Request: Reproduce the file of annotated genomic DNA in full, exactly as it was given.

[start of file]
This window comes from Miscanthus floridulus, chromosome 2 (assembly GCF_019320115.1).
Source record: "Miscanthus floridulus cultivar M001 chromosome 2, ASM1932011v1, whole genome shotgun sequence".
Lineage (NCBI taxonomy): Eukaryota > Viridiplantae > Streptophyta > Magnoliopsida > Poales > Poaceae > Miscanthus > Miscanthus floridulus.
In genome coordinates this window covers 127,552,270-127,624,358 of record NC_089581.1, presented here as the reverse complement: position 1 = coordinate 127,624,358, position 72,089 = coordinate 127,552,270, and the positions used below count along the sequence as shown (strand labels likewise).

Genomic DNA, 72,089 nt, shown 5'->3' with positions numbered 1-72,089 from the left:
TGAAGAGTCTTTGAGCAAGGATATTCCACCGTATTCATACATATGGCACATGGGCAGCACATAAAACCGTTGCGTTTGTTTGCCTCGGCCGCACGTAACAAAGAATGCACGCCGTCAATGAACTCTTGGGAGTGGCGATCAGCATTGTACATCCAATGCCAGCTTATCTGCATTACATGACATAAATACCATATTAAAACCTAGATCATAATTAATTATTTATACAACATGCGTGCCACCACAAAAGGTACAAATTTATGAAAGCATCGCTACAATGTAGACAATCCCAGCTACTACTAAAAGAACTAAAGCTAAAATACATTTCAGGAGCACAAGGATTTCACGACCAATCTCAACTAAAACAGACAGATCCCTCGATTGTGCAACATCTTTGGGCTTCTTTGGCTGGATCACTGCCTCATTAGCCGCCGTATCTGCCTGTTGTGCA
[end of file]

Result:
This window comes from Miscanthus floridulus, chromosome 2 (assembly GCF_019320115.1).
Source record: "Miscanthus floridulus cultivar M001 chromosome 2, ASM1932011v1, whole genome shotgun sequence".
Lineage (NCBI taxonomy): Eukaryota > Viridiplantae > Streptophyta > Magnoliopsida > Poales > Poaceae > Miscanthus > Miscanthus floridulus.
In genome coordinates this window covers 127,552,270-127,624,358 of record NC_089581.1, presented here as the reverse complement: position 1 = coordinate 127,624,358, position 72,089 = coordinate 127,552,270, and the positions used below count along the sequence as shown (strand labels likewise).

Genomic DNA, 72,089 nt, shown 5'->3' with positions numbered 1-72,089 from the left:
TGAAGAGTCTTTGAGCAAGGATATTCCACCGTATTCATACATATGGCACATGGGCAGCACATAAAACCGTTGCGTTTGTTTGCCTCGGCCGCACGTAACAAAGAATGCACGCCGTCAATGAACTCTTGGGAGTGGCGATCAGCATTGTACATCCAATGCCAGCTTATCTGCATTACATGACATAAATACCATATTAAAACCTAGATCATAATTAATTATTTATACAACATGCGTGCCACCACAAAAGGTACAAATTTATGAAAGCATCGCTACAATGTAGACAATCCCAGCTACTACTAAAAGAACTAAAGCTAAAATACATTTCAGGAGCACAAGGATTTCACGACCAATCTCAACTAAAACAGACAGATCCCTCGATTGTGCAACATCTTTGGGCTTCTTTGGCTGGATCACTGCCTCATTAGCCGCCGTATCTGCCTGTTGTGCA